Section 18 of the ACL prohibits conduct, in trade or commerce, that is misleading or deceptive or is likely to mislead or deceive. It is a broad, general provision that applies to almost all forms of communication that take place in the course of business. The prohibition applies even if there was no intention to mislead or deceive – it is no defence to say that the misleading conduct was an ‘honest mistake’.
The concept of ‘misleading’ someone is broad and may include lying to them, leading them to a wrong conclusion, creating a false impression, leaving out or hiding important information and making false or inaccurate claims. The following types of representations can be misleading or deceptive, depending on the circumstances in which they are made:
- representations that cause confusion or uncertainty if they would lead an ordinary reasonable member of the target audience into error;
- silence where what is not mentioned may be an important element in creating an accurate overall impression;
- representations as to future matters if there were no reasonable grounds for making the representation;
- statements that are literally true if the statement conveys a secondary meaning that is false; and
- statements of opinion if the opinion was not held honestly or had no rational basis.
A consumer that has suffered loss or damage as a result of a breach of s 18 will be entitled to seek damages under s 236 of the ACL.
In addition to the blanket prohibition of misleading or deceptive conduct under s 18, s 29 of the ACL prohibits certain types of false or misleading representations about goods and services. The prohibited representations are listed in s 29 and include false or misleading representations in relation to quality, sponsorship, price, the availability of spare parts, place of origin and the existence or effect of any warranty or guarantee. These apply to dealing with other businesses as well as consumers.
Section 29 requires the identification of a ‘representation’ which may be active or passive and may arise as a result of statements made orally, or in writing. The requirement of a representation in s29 means that it differs from s 18, which refers more broadly to ‘conduct’. Notwithstanding this distinction, courts have found that a representation can still arise as an implication from conduct in certain circumstances.
Another important difference is that, unlike contraventions of s 18 which only entitles affected consumers to damages, a contravention of s 29 of the ACL may also constitute an offence giving rise to significant penalties.
Comparative advertising occurs where a company compares their goods or services to another company’s goods or services. Whilst comparative advertising can be very effective, there are three major risks associated with these types of promotions:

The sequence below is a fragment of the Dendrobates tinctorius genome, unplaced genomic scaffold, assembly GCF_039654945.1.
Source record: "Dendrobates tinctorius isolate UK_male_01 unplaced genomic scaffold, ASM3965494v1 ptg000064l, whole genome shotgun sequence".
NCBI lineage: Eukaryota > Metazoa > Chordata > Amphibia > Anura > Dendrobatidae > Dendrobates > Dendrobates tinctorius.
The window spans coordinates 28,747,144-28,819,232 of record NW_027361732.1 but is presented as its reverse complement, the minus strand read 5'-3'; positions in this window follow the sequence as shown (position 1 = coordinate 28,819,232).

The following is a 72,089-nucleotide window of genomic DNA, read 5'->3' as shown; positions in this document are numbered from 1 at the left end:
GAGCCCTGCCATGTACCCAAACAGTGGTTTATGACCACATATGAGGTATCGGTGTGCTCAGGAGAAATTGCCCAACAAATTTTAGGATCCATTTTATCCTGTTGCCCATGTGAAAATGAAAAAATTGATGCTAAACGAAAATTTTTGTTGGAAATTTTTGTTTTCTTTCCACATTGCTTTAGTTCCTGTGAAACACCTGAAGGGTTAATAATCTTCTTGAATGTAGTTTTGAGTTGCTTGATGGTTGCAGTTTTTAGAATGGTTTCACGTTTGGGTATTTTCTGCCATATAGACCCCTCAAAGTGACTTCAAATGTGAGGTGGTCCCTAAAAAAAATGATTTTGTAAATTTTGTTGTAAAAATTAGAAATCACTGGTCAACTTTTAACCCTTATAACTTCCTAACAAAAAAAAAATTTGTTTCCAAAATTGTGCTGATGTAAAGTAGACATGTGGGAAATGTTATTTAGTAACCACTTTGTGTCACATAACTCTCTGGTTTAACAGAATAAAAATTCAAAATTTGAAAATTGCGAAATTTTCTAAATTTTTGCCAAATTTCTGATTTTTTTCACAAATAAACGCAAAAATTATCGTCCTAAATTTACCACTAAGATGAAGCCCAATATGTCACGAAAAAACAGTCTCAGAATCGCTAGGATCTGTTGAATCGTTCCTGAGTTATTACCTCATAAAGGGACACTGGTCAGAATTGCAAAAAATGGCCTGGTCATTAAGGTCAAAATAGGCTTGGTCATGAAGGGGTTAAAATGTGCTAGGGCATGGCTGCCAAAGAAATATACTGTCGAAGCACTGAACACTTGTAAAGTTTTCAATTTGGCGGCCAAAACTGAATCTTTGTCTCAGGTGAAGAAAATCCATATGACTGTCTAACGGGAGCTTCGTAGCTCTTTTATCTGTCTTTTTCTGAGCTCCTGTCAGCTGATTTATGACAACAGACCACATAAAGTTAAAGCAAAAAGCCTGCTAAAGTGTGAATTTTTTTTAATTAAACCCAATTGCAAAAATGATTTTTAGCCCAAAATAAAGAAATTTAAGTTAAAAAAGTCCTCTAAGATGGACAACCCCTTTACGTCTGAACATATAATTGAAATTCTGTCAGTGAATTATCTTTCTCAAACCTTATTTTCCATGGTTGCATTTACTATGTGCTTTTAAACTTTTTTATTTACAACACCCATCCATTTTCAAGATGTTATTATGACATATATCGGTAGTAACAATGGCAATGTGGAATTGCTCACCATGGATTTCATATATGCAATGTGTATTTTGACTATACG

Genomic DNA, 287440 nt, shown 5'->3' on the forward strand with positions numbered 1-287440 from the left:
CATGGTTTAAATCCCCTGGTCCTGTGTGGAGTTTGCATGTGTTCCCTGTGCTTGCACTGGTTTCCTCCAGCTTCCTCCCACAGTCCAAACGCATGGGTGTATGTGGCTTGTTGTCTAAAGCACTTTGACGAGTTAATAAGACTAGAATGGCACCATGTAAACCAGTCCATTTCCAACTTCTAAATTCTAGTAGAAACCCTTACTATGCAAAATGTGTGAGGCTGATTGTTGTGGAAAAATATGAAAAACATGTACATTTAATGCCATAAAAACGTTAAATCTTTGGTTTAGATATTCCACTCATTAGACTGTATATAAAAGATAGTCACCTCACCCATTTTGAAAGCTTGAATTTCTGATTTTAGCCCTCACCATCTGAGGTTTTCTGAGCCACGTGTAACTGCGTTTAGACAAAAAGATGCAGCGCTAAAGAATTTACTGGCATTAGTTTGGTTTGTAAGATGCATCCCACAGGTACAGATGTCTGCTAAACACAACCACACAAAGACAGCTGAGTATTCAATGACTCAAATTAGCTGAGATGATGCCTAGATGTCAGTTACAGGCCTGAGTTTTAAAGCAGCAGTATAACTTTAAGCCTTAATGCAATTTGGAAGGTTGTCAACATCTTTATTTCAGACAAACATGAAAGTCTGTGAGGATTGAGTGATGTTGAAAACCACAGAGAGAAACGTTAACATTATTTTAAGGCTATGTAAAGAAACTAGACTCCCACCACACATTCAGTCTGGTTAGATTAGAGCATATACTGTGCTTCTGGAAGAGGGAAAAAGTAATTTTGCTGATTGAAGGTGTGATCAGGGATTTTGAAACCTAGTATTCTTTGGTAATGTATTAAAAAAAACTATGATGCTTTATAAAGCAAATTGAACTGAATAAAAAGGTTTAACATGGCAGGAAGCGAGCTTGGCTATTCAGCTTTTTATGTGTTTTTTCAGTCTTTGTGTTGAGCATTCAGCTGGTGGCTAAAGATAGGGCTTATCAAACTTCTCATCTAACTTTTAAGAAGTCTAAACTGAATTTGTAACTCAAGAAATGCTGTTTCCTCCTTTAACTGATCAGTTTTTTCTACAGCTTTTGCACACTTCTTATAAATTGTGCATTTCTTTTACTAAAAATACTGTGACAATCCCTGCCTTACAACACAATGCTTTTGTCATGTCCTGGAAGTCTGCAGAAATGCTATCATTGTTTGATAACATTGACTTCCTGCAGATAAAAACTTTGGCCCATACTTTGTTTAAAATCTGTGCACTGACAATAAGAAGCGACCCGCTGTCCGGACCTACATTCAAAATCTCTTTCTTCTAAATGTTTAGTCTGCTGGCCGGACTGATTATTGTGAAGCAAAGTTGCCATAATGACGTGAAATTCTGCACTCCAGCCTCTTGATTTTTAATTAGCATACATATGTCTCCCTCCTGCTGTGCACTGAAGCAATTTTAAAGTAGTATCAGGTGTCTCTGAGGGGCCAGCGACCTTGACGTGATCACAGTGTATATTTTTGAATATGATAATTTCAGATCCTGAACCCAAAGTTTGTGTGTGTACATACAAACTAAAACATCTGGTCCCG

- it can be difficult to ensure that the comparison is accurate;
- the goods or services being compared must be sufficiently similar to justify the comparison; and
- the comparison must be valid for the life of the advertisement or promotion.
It is important to be vigilant when engaging in comparative advertising, as competitors generally keep a close eye on comparative advertising and will alert the ACCC to any potentially misleading comparisons.
Section 35 of the ACL prohibits persons from advertising goods or services for supply at a specified price when there are reasonable grounds to believe or the person ought to be aware that they will not be able to offer those goods or services in reasonable quantities for a reasonable time. Bait advertising generally involves offering goods or services at cheap prices in order to attract customers’ interest, but the goods or services are offered in such small quantities that most customers would not be able to purchase them.
An offer to supply goods at a special price must be made for a period and in quantities that are reasonable, having regard to:
- the nature of the market in which the business is being carried on; and
- the nature of the advertisement.
An organisation can reduce its risk of engaging in bait advertising by:
- anticipating the likely demand for an advertised good or service when determining the quantities that should be made available at the special price;
- keeping in mind the extent of the advertisement, noting that a heavy advertising campaign will translate into a greater take up of the offer at the offer price; and
- outlining the specifics of the offer in the advertisement, for example, ‘200 widgets will be available for 2 weeks only’.
Fine print and qualifications